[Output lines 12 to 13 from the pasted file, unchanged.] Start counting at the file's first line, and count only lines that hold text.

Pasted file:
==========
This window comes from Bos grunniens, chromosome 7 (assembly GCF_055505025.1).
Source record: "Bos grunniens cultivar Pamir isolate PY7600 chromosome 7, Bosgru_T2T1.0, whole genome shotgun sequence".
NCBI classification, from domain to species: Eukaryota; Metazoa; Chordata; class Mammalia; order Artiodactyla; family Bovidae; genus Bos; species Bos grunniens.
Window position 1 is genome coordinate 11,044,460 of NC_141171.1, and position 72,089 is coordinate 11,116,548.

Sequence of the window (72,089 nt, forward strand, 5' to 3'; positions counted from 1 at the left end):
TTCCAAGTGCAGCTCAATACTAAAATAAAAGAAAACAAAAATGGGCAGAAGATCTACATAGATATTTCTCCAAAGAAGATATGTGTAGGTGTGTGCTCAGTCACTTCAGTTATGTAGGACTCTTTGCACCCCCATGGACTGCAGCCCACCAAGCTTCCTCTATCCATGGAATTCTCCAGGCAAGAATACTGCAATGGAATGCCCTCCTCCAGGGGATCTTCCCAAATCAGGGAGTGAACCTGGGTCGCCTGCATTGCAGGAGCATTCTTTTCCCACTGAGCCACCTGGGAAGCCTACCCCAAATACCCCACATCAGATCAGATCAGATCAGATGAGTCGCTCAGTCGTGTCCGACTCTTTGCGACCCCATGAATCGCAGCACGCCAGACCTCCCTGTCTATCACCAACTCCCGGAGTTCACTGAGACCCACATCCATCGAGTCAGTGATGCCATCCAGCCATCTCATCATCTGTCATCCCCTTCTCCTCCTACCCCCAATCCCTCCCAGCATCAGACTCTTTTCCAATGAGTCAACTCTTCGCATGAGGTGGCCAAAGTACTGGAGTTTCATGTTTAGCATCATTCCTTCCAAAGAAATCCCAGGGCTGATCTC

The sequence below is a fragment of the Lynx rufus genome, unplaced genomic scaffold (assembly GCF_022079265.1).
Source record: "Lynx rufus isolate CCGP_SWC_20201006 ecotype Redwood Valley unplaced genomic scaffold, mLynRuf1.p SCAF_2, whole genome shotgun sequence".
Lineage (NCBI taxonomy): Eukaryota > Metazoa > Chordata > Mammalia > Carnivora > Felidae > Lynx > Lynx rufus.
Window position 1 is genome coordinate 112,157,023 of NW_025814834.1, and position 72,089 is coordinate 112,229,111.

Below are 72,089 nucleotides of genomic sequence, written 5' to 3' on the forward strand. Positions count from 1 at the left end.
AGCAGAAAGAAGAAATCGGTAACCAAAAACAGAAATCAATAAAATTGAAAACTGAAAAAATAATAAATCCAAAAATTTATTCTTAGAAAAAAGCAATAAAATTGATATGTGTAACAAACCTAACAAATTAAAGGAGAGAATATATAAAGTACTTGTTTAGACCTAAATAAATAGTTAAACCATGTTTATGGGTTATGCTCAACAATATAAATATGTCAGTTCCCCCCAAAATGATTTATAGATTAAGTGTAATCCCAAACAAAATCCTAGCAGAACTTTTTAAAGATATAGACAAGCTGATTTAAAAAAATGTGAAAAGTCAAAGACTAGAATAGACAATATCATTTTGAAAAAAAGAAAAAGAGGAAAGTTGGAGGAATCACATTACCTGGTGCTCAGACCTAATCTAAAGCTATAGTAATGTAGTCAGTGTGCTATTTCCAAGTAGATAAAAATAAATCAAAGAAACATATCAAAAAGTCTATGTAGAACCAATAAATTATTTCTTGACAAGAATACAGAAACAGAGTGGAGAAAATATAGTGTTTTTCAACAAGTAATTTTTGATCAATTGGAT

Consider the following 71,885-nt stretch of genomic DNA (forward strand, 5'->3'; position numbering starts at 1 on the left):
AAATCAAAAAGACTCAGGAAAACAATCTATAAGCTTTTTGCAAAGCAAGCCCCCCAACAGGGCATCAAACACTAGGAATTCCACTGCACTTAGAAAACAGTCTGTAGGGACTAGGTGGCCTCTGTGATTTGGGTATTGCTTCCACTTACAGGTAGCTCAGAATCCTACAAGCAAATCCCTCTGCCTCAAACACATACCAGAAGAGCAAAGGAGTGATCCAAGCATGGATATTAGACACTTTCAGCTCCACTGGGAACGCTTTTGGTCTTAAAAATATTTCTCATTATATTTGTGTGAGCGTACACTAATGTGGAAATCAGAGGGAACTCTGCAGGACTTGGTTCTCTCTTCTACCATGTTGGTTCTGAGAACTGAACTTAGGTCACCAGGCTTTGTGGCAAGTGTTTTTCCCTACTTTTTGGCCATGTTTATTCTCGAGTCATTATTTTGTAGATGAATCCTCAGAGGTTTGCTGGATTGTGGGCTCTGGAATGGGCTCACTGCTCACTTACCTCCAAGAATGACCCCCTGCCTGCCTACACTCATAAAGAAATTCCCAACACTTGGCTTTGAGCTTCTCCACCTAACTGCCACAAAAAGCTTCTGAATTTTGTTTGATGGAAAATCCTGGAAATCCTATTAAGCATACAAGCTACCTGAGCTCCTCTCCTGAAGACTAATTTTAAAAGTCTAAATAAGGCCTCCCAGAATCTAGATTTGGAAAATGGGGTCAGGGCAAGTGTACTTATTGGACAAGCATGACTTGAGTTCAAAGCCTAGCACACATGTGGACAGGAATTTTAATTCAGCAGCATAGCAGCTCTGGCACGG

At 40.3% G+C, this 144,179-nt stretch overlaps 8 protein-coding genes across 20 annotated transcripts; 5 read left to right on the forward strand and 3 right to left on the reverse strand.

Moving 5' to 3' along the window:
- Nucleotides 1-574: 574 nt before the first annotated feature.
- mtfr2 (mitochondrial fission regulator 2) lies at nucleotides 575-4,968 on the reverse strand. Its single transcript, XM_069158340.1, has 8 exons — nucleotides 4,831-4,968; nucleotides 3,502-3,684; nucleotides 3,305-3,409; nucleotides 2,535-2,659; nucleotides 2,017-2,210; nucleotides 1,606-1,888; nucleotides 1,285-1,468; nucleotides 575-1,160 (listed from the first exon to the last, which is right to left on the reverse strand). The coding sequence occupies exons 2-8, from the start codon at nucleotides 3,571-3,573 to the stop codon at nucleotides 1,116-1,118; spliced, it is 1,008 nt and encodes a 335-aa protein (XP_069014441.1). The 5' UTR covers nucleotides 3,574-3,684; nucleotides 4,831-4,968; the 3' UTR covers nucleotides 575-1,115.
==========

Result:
AGCAGAAAGAAGAAATCGGTAACCAAAAACAGAAATCAATAAAATTGAAAACTGAAAAAATAATAAATCCAAAAATTTATTCTTAGAAAAAAGCAATAAAATTGATATGTGTAACAAACCTAACAAATTAAAGGAGAGAATATATAAAGTACTTGTTTAGACCTAAATAAATAGTTAAACCATGTTTATGGGTTATGCTCAACAATATAAATATGTCAGTTCCCCCCAAAATGATTTATAGATTAAGTGTAATCCCAAACAAAATCCTAGCAGAACTTTTTAAAGATATAGACAAGCTGATTTAAAAAAATGTGAAAAGTCAAAGACTAGAATAGACAATATCATTTTGAAAAAAAGAAAAAGAGGAAAGTTGGAGGAATCACATTACCTGGTGCTCAGACCTAATCTAAAGCTATAGTAATGTAGTCAGTGTGCTATTTCCAAGTAGATAAAAATAAATCAAAGAAACATATCAAAAAGTCTATGTAGAACCAATAAATTATTTCTTGACAAGAATACAGAAACAGAGTGGAGAAAATATAGTGTTTTTCAACAAGTAATTTTTGATCAATTGGAT

Consider the following 71,885-nt stretch of genomic DNA (forward strand, 5'->3'; position numbering starts at 1 on the left):